At the request of the Organization of PJM States, Inc., PJM Interconnection has analyzed potential economic impacts on electric power generation in the PJM footprint resulting from the U.S. Environmental Protection Agency’s Clean Power Plan. The plan, proposed by EPA in June 2014, seeks a 30-percent reduction in carbon dioxide emissions from the electricity sector by 2030 (compared to 2005 levels). PJM does not take positions for or against pending regulations but does provide independent expert analysis on the potential economic and reliability impacts of proposed regulatory rules and legislation.

The Organization of PJM States, which represents state utility regulators in the region served by PJM, requested analyses of several scenarios including a comparison of regional compliance versus state-by-state compliance. PJM included additional scenarios with different assumptions in the analysis to provide modeled results covering a wide range of possible outcomes. In total PJM analyzed 17 distinct scenarios – each was evaluated with and without the implementation of the Clean Power Plan. The scenarios covered varying combinations and levels of renewable resources, energy efficiency, natural gas prices, nuclear generation and new entry of natural gas combined-cycle resources.

High-level insights from the economic analysis include:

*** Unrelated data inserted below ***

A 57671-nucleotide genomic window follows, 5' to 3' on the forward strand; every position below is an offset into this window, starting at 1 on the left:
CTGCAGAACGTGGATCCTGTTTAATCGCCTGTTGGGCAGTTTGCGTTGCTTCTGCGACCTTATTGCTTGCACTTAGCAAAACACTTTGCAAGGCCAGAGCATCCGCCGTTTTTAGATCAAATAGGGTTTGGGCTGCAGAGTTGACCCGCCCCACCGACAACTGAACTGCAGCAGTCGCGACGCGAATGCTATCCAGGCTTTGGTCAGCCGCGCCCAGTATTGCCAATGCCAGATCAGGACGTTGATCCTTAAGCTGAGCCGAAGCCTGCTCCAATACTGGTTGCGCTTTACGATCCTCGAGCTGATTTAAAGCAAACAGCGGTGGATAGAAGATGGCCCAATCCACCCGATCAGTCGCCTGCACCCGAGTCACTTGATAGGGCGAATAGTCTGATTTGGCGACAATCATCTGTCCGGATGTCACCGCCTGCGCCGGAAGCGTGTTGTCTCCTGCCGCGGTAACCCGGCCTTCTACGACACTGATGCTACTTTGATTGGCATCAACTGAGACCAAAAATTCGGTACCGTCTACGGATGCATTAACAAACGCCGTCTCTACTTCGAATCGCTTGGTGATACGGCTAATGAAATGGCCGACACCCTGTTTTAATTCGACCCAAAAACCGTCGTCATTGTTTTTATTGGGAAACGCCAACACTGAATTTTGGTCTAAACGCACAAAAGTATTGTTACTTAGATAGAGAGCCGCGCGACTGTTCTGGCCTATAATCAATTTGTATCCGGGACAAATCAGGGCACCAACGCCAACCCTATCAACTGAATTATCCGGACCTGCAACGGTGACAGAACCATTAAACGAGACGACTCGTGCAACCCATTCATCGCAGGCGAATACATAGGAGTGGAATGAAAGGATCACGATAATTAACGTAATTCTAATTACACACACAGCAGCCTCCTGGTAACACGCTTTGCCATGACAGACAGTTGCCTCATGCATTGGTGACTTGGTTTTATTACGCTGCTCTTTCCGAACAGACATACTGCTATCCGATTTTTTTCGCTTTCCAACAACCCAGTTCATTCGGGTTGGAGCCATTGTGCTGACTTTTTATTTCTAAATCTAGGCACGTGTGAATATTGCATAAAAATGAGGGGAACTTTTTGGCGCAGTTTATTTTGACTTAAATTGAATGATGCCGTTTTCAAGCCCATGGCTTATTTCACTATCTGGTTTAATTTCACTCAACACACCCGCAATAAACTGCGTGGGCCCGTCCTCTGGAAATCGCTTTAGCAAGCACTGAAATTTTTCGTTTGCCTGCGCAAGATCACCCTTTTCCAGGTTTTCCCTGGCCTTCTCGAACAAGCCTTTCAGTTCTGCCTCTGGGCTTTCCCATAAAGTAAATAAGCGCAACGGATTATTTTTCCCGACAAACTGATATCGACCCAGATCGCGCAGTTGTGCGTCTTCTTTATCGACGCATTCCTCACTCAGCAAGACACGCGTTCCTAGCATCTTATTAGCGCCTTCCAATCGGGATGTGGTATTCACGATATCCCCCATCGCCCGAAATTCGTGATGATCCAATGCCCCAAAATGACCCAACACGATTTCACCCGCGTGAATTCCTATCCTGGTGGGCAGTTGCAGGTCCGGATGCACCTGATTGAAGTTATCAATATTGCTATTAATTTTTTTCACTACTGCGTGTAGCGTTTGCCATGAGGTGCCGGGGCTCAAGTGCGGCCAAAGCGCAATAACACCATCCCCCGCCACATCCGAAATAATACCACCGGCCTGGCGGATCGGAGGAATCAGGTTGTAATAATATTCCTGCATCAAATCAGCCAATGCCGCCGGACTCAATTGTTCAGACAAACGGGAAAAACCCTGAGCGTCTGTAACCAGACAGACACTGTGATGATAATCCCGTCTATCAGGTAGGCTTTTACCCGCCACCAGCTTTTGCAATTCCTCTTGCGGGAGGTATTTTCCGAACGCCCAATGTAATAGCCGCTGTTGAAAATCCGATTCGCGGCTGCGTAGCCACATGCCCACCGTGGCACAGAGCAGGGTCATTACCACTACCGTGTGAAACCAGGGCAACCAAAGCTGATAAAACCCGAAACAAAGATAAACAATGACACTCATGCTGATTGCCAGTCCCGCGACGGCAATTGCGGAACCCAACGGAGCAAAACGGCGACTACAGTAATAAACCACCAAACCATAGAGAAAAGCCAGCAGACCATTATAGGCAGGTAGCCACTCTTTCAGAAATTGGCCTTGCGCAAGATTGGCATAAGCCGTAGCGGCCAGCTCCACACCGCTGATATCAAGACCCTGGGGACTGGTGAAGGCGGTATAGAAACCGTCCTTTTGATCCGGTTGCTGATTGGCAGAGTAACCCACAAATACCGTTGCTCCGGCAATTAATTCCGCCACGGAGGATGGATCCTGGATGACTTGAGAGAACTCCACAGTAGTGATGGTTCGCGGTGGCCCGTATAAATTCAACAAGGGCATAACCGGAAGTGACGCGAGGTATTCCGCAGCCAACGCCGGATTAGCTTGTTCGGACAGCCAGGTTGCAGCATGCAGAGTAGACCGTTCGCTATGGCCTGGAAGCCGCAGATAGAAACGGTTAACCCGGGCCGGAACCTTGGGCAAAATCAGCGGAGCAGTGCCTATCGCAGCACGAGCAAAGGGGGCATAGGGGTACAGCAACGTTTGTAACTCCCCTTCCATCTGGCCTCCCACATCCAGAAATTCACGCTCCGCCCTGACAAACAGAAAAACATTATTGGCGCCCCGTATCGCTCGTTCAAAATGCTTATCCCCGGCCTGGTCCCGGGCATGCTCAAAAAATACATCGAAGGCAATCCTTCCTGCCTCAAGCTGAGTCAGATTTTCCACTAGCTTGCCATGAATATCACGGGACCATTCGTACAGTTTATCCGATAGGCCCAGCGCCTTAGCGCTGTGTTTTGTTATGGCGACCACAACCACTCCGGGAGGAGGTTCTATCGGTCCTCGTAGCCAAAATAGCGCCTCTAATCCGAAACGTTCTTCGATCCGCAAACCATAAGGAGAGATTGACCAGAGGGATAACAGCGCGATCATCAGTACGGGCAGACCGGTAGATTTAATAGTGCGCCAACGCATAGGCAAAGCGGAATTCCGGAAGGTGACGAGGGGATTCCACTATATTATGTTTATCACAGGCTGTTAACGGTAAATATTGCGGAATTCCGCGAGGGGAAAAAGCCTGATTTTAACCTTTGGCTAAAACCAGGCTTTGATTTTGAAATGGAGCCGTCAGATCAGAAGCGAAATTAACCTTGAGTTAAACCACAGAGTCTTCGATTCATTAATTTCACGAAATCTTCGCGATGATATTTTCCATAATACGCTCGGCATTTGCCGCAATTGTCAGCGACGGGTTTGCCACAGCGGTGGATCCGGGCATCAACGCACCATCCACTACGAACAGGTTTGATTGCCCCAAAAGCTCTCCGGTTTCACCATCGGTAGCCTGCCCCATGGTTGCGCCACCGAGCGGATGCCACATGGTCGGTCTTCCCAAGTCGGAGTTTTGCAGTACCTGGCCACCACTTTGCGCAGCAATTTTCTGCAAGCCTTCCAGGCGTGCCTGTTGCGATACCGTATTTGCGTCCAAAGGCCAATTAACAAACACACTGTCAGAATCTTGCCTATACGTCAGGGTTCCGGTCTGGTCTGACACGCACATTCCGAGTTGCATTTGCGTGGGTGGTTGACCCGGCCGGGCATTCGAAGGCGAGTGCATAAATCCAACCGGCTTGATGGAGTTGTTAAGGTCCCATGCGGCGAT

• Fossil steam unit retirements (coal, oil and gas) probably will occur gradually. As the CO2 emission limits decline over time, the financial positions of high-emitting resources should become increasingly less favorable, with lower-emitting resources displacing them more often in the competitive energy market.
• Electricity production costs are likely to increase with compliance because larger amounts of higher-cost, cleaner generation will be used to meet emissions targets.
• The price of natural gas likely will be a primary driver of the cost of reducing CO2 emissions if natural gas combined-cycle units become a significant source of replacement generation for coal and other fossil steam units.
• Adding more energy efficiency and renewable energy and retaining more nuclear generation would likely lead to lower CO2 prices; this could result in fewer megawatts of fossil steam resources at risk of retirement because lower CO2 prices may reduce the financial stress on fossil steam resources under this scenario.
• State-by-state compliance options, compared to regional compliance options, likely would result in higher compliance costs for most PJM states. This is because there are fewer low-cost options available within state boundaries than across the entire region. However, results will vary by state given differing state targets and generation mixes. PJM modeled regional versus individual state compliance only under a mass-based approach.
• State-by-state compliance options would increase the amount of capacity at risk for retirement because some states likely would face higher CO2 prices in an individual compliance approach.

See also: State-Level Detail (PDF)
See also: FAQs (PDF)

Solar panels reduce both global warming and urban heat island

March 24, 2015 Comments off

Solar panels reduce both global warming and urban heat island
Source: Frontiers in Environmental Science